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On the Mystery of Jupiter’s Cyclones Geometrical Patterns and Stability

Cyclones in North pole of Jupiter, by Juno Spacecraft. Image from original paper [1].

By Dr. Inés Urdaneta, Physicist at Resonance Science Foundation

Jupiter, the fifth planet from the Sun and the largest in our Solar System, is a gas giant primarily composed of hydrogen, though helium constitutes one-quarter of its mass and one-tenth of its volume. It is thought to have a rocky core of heavier elements, though it lacks a well-defined solid surface, like the other giant planets in the Solar System. Its outer atmosphere is defined by a series of latitudinal bands, with turbulence and storms along their interacting boundaries. Jupiter is mostly known for its Great Red Spot, a giant storm which has been observed since at least 1831.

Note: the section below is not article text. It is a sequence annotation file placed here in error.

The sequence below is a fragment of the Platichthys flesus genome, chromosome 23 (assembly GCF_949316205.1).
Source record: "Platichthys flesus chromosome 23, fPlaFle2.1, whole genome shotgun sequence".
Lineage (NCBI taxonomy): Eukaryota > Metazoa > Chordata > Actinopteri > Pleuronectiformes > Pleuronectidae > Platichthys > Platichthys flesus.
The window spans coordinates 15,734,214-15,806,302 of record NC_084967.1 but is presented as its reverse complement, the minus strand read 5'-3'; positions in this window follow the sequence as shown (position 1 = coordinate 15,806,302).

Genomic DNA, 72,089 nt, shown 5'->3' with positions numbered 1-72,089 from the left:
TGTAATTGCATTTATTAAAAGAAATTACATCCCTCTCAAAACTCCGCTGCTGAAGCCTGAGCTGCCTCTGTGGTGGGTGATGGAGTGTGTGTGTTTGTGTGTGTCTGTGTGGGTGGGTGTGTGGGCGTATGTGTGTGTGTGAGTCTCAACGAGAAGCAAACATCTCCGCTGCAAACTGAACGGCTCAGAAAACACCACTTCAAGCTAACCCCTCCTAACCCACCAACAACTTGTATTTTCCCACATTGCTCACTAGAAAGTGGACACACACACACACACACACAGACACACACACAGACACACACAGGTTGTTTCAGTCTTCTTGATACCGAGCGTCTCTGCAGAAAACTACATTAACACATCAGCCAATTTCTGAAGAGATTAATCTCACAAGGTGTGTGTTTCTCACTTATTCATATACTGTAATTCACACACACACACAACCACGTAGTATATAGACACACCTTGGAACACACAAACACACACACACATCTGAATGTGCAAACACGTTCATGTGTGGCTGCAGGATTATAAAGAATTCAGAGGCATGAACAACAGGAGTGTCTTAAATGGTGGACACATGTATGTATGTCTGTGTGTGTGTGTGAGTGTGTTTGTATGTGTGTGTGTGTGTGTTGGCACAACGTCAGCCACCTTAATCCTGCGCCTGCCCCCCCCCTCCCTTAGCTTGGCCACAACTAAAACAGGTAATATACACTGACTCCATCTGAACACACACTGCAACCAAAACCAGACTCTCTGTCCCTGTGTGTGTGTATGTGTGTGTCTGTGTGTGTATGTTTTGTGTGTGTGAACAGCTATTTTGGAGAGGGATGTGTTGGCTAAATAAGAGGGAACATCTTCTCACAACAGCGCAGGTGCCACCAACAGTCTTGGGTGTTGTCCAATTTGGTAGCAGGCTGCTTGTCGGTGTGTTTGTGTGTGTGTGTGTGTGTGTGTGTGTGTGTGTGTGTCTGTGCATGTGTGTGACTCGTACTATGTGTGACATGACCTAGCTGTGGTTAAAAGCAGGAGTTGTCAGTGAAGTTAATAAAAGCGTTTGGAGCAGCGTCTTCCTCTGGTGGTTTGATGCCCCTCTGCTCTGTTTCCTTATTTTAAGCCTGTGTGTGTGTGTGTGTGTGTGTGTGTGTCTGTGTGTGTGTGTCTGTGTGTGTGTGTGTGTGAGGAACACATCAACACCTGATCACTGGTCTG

Diagram of Jupiter, its interior, surface features, rings, and inner moons. If Jupiter has an actual core or if there's actually metallic hydrogen inside, is currently purely theoretical. Credit image: Kelvinsong

Juno spacecraft is the latest probe...

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